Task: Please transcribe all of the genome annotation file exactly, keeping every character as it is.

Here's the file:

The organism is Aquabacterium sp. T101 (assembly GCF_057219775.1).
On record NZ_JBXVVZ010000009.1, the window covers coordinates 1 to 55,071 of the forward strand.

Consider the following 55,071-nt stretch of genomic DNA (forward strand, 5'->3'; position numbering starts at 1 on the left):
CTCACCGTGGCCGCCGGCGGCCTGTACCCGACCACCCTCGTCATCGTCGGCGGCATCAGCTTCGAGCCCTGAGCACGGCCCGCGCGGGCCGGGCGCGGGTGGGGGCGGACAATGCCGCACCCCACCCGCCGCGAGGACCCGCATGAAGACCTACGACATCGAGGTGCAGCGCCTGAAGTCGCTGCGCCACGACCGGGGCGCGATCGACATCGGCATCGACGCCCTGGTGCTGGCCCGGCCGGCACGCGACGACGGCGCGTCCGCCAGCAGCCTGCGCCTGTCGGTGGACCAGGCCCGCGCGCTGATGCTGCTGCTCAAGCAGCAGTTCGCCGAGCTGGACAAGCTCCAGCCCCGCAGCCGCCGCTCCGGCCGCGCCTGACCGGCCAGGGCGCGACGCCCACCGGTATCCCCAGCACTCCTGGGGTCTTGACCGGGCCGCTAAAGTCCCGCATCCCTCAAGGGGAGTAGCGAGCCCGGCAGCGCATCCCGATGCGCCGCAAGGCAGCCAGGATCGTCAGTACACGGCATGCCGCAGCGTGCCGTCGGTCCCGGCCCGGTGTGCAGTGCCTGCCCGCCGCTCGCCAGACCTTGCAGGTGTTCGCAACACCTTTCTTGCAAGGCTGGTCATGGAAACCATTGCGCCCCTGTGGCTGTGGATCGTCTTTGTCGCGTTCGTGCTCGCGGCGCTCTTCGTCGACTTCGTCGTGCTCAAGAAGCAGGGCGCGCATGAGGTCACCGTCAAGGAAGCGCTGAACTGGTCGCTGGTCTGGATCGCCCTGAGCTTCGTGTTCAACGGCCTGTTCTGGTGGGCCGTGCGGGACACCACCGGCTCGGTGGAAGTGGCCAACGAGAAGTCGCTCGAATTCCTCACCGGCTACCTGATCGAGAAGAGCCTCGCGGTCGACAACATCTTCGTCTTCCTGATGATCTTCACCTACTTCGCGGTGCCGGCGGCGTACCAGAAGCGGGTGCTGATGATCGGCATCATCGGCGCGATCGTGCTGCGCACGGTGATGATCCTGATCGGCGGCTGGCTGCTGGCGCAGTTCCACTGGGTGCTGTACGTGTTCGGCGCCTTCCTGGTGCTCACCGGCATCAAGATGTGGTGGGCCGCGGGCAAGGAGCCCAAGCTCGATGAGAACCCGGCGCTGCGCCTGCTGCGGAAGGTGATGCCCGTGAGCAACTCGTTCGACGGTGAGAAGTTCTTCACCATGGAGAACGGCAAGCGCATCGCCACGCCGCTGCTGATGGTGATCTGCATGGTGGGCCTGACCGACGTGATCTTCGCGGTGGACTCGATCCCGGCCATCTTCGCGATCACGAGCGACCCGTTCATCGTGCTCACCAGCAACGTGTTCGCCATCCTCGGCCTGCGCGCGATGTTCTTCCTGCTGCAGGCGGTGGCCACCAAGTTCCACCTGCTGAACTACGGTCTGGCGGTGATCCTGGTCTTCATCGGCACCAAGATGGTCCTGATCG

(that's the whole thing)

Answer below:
The organism is Aquabacterium sp. T101 (assembly GCF_057219775.1).
On record NZ_JBXVVZ010000009.1, the window covers coordinates 1 to 55,071 of the forward strand.

Consider the following 55,071-nt stretch of genomic DNA (forward strand, 5'->3'; position numbering starts at 1 on the left):
CTCACCGTGGCCGCCGGCGGCCTGTACCCGACCACCCTCGTCATCGTCGGCGGCATCAGCTTCGAGCCCTGAGCACGGCCCGCGCGGGCCGGGCGCGGGTGGGGGCGGACAATGCCGCACCCCACCCGCCGCGAGGACCCGCATGAAGACCTACGACATCGAGGTGCAGCGCCTGAAGTCGCTGCGCCACGACCGGGGCGCGATCGACATCGGCATCGACGCCCTGGTGCTGGCCCGGCCGGCACGCGACGACGGCGCGTCCGCCAGCAGCCTGCGCCTGTCGGTGGACCAGGCCCGCGCGCTGATGCTGCTGCTCAAGCAGCAGTTCGCCGAGCTGGACAAGCTCCAGCCCCGCAGCCGCCGCTCCGGCCGCGCCTGACCGGCCAGGGCGCGACGCCCACCGGTATCCCCAGCACTCCTGGGGTCTTGACCGGGCCGCTAAAGTCCCGCATCCCTCAAGGGGAGTAGCGAGCCCGGCAGCGCATCCCGATGCGCCGCAAGGCAGCCAGGATCGTCAGTACACGGCATGCCGCAGCGTGCCGTCGGTCCCGGCCCGGTGTGCAGTGCCTGCCCGCCGCTCGCCAGACCTTGCAGGTGTTCGCAACACCTTTCTTGCAAGGCTGGTCATGGAAACCATTGCGCCCCTGTGGCTGTGGATCGTCTTTGTCGCGTTCGTGCTCGCGGCGCTCTTCGTCGACTTCGTCGTGCTCAAGAAGCAGGGCGCGCATGAGGTCACCGTCAAGGAAGCGCTGAACTGGTCGCTGGTCTGGATCGCCCTGAGCTTCGTGTTCAACGGCCTGTTCTGGTGGGCCGTGCGGGACACCACCGGCTCGGTGGAAGTGGCCAACGAGAAGTCGCTCGAATTCCTCACCGGCTACCTGATCGAGAAGAGCCTCGCGGTCGACAACATCTTCGTCTTCCTGATGATCTTCACCTACTTCGCGGTGCCGGCGGCGTACCAGAAGCGGGTGCTGATGATCGGCATCATCGGCGCGATCGTGCTGCGCACGGTGATGATCCTGATCGGCGGCTGGCTGCTGGCGCAGTTCCACTGGGTGCTGTACGTGTTCGGCGCCTTCCTGGTGCTCACCGGCATCAAGATGTGGTGGGCCGCGGGCAAGGAGCCCAAGCTCGATGAGAACCCGGCGCTGCGCCTGCTGCGGAAGGTGATGCCCGTGAGCAACTCGTTCGACGGTGAGAAGTTCTTCACCATGGAGAACGGCAAGCGCATCGCCACGCCGCTGCTGATGGTGATCTGCATGGTGGGCCTGACCGACGTGATCTTCGCGGTGGACTCGATCCCGGCCATCTTCGCGATCACGAGCGACCCGTTCATCGTGCTCACCAGCAACGTGTTCGCCATCCTCGGCCTGCGCGCGATGTTCTTCCTGCTGCAGGCGGTGGCCACCAAGTTCCACCTGCTGAACTACGGTCTGGCGGTGATCCTGGTCTTCATCGGCACCAAGATGGTCCTGATCG